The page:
Human Rights

French pension riots continue

Police fired tear gas at violent black-clad anarchists in Paris today as hundreds of thousands of otherwise mainly peaceful protesters marched across France against President Emmanuel Macron’s plan to raise the national pension age to 64 from 62 this year. In a ninth day of nationwide protests, train and air travel was disrupted while professionals walked off the job. [node:read-more:link]

Water: no cause for celebration

The UN marked World Water Day by warning that supplies are increasingly at risk around the world because of increased urban demand. On average, it said today, “10 per cent of the global population lives in countries with high or critical water stress” as the world is “blindly travelling a dangerous path” toward unsustainability. [node:read-more:link]

China accuses Canada of “smear”

Confirmation that the RCMP are investigating two Chinese “covert police stations” in Quebec has prompted China’s foreign ministry to say that Canada should “stop sensationalizing and hyping the matter and stop attacks and smears.” The stations ostensibly are supposed to be helping expatriates with paperwork, among other things, but there have been allegations of intimidation and harassment the RCMP say “won’t be tolerated.” [node:read-more:link]

Exploitive employers “scumbags”

Draft changes to Ontario labour law would leave employers who withhold foreign workers’ passports or work permits facing stiffer penalties. “One group of workers who are often forgotten are migrant workers,” Labour Minister Monte McNaughton said March 20. during a press conference on Monday. “My message to those scumbags out there abusing migrant workers is this: you can run, but you can’t hide. We will find you, fine you, and put you behind bars.” [node:read-more:link]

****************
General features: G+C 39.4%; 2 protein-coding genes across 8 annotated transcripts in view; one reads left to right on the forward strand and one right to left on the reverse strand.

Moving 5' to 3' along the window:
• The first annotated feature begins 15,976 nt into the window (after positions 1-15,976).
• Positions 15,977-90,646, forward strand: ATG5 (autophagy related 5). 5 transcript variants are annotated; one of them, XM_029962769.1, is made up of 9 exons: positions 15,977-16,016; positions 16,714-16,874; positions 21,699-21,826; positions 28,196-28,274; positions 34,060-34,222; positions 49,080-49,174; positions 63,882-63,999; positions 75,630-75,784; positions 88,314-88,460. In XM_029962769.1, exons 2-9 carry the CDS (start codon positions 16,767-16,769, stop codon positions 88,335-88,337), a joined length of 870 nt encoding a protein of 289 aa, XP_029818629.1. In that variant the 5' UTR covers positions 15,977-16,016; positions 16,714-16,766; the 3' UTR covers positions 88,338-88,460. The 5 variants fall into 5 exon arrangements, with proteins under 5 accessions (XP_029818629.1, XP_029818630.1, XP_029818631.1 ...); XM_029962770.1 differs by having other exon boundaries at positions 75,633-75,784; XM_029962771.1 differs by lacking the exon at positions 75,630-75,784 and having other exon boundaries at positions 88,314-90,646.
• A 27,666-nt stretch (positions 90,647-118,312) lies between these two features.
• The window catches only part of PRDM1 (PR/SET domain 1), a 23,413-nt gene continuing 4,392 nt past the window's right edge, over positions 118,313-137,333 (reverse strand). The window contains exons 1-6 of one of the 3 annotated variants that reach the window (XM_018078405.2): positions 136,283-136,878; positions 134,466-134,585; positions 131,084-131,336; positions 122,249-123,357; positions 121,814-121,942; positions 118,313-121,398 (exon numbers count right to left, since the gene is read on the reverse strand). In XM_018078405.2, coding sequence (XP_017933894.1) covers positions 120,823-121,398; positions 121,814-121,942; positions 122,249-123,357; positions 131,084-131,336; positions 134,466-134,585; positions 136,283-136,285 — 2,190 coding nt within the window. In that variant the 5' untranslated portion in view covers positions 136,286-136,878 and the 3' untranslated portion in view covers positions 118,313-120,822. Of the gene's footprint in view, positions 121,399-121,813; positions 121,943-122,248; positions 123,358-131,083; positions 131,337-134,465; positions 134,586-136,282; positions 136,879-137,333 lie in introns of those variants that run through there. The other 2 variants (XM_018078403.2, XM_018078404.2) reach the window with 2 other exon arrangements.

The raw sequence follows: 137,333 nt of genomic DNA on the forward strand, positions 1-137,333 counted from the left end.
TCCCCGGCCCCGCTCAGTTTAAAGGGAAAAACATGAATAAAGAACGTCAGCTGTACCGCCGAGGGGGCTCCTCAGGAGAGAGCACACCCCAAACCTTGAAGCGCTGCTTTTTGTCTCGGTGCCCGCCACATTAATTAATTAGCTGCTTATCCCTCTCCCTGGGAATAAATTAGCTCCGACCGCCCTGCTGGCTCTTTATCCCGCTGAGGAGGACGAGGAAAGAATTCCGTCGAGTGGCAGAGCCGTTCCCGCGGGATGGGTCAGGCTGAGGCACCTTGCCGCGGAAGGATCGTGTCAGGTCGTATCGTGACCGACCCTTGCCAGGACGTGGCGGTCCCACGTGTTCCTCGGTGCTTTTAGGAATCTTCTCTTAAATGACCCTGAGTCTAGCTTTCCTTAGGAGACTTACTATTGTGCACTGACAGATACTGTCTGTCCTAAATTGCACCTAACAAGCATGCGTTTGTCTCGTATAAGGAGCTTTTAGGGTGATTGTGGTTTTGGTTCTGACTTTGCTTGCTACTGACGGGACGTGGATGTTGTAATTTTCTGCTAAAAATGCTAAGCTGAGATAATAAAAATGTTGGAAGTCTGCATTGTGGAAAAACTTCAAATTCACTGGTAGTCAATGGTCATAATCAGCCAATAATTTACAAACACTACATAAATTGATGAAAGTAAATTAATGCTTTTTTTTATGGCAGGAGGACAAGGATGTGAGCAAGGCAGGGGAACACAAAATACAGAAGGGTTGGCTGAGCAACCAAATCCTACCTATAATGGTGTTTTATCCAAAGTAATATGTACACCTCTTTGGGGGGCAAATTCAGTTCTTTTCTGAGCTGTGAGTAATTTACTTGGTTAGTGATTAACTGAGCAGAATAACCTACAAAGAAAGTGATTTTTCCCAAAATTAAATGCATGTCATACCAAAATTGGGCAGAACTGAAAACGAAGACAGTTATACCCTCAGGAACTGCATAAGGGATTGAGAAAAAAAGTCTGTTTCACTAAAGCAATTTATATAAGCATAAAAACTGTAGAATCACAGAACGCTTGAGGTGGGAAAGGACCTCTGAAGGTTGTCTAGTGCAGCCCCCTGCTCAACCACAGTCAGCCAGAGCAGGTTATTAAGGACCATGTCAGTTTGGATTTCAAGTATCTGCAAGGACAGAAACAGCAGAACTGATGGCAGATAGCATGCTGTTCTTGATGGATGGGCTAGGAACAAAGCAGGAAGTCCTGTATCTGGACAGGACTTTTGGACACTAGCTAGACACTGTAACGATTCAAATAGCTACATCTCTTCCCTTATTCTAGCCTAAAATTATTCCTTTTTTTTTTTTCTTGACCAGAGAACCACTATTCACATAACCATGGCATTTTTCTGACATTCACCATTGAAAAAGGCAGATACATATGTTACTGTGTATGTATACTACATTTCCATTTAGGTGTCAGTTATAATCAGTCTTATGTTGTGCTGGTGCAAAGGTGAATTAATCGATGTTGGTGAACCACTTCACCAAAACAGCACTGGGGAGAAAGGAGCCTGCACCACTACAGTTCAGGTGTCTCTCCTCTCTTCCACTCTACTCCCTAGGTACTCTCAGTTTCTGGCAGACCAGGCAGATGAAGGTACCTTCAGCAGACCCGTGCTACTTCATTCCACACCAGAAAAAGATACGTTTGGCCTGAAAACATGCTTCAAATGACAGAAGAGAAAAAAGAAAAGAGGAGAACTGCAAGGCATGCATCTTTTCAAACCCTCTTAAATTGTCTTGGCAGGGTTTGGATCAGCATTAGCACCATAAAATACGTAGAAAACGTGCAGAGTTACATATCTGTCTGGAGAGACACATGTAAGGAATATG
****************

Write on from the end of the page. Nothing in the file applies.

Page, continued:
Israel backing down on judiciary?

Faced with widespread domestic and international protests, the Israeli government today proposed a change to its planned overhaul of the country’s judicial system. The concession would give the right-wing coalition government less power to appoint new judges, who are currently selected by a committee comprised of politicians, judges and legal experts. [node:read-more:link]

Rights body blots own copy book

The Treasury Board Secretariat says that the Canadian Human Rights Commission discriminated against its own black and racialized employees. It was responding to a policy grievance filed in October by nine employees’ unions alleging that they and others had faced “systemic” racism, sexism and discrimination. [node:read-more:link]

ICC arrest warrant out for Putin

The International Criminal Court today issued an arrest warrant for Russian President Vladimir Putin over his alleged responsibility for deporting children from occupied Ukraine to Russia. A similar warrant was issued for his Commissioner for Children’s Rights, Maria Alekseyevna Lvova-Belova [node:read-more:link]

Bodycams mandated for Alberta police